France, WWI. Landru, the father of four Children, contacts Parisian women through newspapers, seduces and eventually kills them in order to feed his little family. . You can read more in Google, Youtube, Wiki
France, WWI. Landru, the father of four Children, contacts Parisian women through newspapers, seduces and eventually kills them in order to feed his little family.
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Matt M (mx) wrote: A Manchester postman in the middle of a personal crisis finds friendly and confident advice from famous footballer Eric Cantona. A well meaning magic kitchen sink comedy drama with a feel good twist that seems dishonest. Eric Cantona starring as himself also feels like a joke not told well.
Ken S (ru) wrote: Great parody of Blaxploitation movies of the 1970s, this movie works not only because the jokes are funny, but also because the parody clearly comes from a genuine love of the films they are lampooning...which always makes for the best parody. The cast is great and the movie is pretty hysterical from beginning to end. If you have ever enjoyed a 70s blaxploitation movie, this is about as good a parody and homage as you can find.
Connor H (nl) wrote: Haunting with some great performances; some of the circumstances do appear unrealistic for a 'true story', but nevertheless this is an excellent example of the success of British cinema. Very impressive.
Armando P (de) wrote: PTA's Masterpiece. DDL best acting. Wonderful soundtrack.
Freeman M (ru) wrote: Has the pedigree you'd think it'd need to be truly great. And yet, it turns out to be pretty mediocre.
Marco M (us) wrote: Que buena actuacin, que buenos lapos
David S (de) wrote: Not sure what it is but I just can't get into comedies anymore or find anything funny in them anymore. Carnage is a very well acted film by all 4 leads (Foster, Winslet, Waltz and Reilly). The dialogue is so good and the performances were great. I just can't find the comedic aspect in it. I don't think I laughed once and this film just ended up boring me. I'm sure people love Carnage, it just isn't my cup of tea.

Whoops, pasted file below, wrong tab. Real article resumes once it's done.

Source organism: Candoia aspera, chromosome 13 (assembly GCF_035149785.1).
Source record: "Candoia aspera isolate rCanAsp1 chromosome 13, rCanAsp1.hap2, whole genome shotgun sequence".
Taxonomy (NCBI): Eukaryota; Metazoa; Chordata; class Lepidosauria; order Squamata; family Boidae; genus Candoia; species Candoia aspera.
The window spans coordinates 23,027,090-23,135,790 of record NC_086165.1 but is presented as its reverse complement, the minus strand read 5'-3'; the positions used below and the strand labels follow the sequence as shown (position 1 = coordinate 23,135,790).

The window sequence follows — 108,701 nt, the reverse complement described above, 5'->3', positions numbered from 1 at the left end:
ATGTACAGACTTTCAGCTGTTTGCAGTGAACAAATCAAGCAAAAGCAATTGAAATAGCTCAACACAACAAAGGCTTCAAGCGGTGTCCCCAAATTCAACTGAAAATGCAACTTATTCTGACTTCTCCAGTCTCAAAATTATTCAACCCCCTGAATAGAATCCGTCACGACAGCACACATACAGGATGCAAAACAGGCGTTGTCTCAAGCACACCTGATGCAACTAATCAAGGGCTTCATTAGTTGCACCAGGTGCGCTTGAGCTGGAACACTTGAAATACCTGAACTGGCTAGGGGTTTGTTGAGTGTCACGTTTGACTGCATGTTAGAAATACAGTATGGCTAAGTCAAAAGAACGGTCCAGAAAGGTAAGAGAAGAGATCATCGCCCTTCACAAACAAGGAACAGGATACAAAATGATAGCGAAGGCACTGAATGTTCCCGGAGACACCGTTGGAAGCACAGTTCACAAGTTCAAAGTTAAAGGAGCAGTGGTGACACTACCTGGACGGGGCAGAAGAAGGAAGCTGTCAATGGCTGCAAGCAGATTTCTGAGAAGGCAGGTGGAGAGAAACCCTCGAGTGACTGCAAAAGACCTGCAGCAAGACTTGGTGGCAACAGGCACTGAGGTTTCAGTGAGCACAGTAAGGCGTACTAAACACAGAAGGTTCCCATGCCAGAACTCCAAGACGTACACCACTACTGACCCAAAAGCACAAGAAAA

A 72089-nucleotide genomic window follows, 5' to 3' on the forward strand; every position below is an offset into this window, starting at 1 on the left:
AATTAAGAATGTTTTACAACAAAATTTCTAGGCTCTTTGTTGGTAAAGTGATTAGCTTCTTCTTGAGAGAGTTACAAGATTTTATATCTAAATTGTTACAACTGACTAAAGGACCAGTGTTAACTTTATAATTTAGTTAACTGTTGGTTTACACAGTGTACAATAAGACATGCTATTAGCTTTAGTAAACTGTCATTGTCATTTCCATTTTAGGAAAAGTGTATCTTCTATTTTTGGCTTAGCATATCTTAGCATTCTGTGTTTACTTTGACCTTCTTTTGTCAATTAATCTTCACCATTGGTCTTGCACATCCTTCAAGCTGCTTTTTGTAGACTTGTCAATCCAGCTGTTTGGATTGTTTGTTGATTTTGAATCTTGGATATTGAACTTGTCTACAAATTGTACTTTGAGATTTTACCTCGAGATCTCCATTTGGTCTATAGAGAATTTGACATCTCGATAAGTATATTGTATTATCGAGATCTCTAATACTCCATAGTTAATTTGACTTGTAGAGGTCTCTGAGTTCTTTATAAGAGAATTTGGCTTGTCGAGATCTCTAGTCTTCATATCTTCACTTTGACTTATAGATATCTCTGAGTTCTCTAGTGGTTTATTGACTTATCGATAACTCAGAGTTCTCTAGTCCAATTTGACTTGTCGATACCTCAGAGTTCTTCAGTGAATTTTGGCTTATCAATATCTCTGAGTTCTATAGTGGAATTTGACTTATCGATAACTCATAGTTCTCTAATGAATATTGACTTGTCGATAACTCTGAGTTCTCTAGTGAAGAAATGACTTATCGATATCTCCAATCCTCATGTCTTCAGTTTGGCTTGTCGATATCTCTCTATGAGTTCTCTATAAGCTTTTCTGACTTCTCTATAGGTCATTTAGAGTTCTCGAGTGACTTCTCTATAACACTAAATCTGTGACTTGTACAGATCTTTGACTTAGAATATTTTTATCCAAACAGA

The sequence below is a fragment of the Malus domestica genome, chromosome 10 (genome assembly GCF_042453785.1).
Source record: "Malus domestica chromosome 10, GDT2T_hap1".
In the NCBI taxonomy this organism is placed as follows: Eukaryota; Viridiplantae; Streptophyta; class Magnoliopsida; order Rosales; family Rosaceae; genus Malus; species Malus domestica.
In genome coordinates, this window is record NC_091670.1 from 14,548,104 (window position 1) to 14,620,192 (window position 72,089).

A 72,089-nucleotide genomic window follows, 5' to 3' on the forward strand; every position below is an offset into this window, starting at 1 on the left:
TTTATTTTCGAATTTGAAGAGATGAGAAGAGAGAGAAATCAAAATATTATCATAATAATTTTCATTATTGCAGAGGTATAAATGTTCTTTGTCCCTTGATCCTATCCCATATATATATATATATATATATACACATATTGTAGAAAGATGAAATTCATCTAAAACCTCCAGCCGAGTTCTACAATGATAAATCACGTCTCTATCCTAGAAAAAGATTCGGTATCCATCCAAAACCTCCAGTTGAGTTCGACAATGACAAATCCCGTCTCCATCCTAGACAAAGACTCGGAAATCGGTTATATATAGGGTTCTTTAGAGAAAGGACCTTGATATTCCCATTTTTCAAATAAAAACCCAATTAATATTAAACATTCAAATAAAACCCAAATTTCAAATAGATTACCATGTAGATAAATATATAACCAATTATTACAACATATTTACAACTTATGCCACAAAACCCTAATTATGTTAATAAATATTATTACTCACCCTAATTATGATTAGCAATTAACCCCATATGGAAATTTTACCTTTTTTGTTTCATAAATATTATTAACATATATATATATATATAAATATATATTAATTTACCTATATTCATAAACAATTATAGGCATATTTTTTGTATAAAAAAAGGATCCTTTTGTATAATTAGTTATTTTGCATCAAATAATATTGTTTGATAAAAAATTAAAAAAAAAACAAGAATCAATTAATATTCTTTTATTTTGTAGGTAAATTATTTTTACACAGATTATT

Chris H (ca) wrote: loved that movie before I loved christensen
Frances H (ag) wrote: Boring, and I got tired of looking at Michelle Rodriguez's pout.
David C (mx) wrote: "On Golden Pond" works through the same themes that occupied many big-time play adaptations between the 1950s and the 1980s. Like "Cat on a Hot Tin Roof" (1958) and "The Lion in Winter" (1968) it is about inter- generational family dysfunction, and it seems to want to embarrass or shock the audience through a frankness of discourse. It is the kind of script that purports to peel away the supposedly-artificial niceties of middle-class life to get to the meat of matters, which in the minds of these kinds of playwrights always seems to mean sex and death. Tennessee Williams and James Goldman made that format dance, and watching the great Hollywood versions of their works is thrilling because of the way they constantly try to set new records for speed and intensity and brutal honesty. "On Golden Pond" imitates these classics but with a lower degree of commitment. It's slower and gentler, and it never seems to let a barb stand unaccompanied by a sappy line or a nostalgic musical cue. It's a movie that's easy to like, because it's a suger-coated pill. As Williams and Goldman knew, there's nothing challenging about a sugar-coated pill. To them, the purpose of writing characters who speak in a forthright way about difficult issues was to make us face our fears and anxieties, and their genius was to do this while also being entertaining. "On Golden Pond" wants to do these things, but it wants to go down easy. That impulse is not altogether a bad one; compare it with another play adaptation, 1966's "Who's Afraid of Virginia Woolf," which aims to scream the loudest and cut the deepest only to end up as thoroughly unlikable as its characters. Toward the beginning, "On Golden Pond" echoes "Virginia Woolf" as Henry Fonda's irascible "old poop" tries to discomfit a polite younger man with blunt sexual talk. By the middle of the movie, though, this riff on Edward Albee's hard-edged approach gives way to a much sweeter narrative about an unlikely friendship between Fonda's 80-year-old and a 13-year-old boy. It's nice, but it's predictable and safe and familiar and forgettable whereas its predecessors succeeded by being none of those things. Katharine Hepburn and Henry Fonda are believable, though, and Jane Fonda threatens to upstage both of them as their adult daughter whose eyes betray an inner mixture of depression and resentment and a certain flightiness born of self-doubt. If nothing else, what "On Golden Pond" shares in full measure with its more ambitious and significant forerunners is magnificent acting by a top-shelf cast.
Kevin W (jp) wrote: This is not Beowulf.
Mohammed A (es) wrote: It's good movie to watch
James M (kr) wrote: It is a few stones away from feeling like a good version.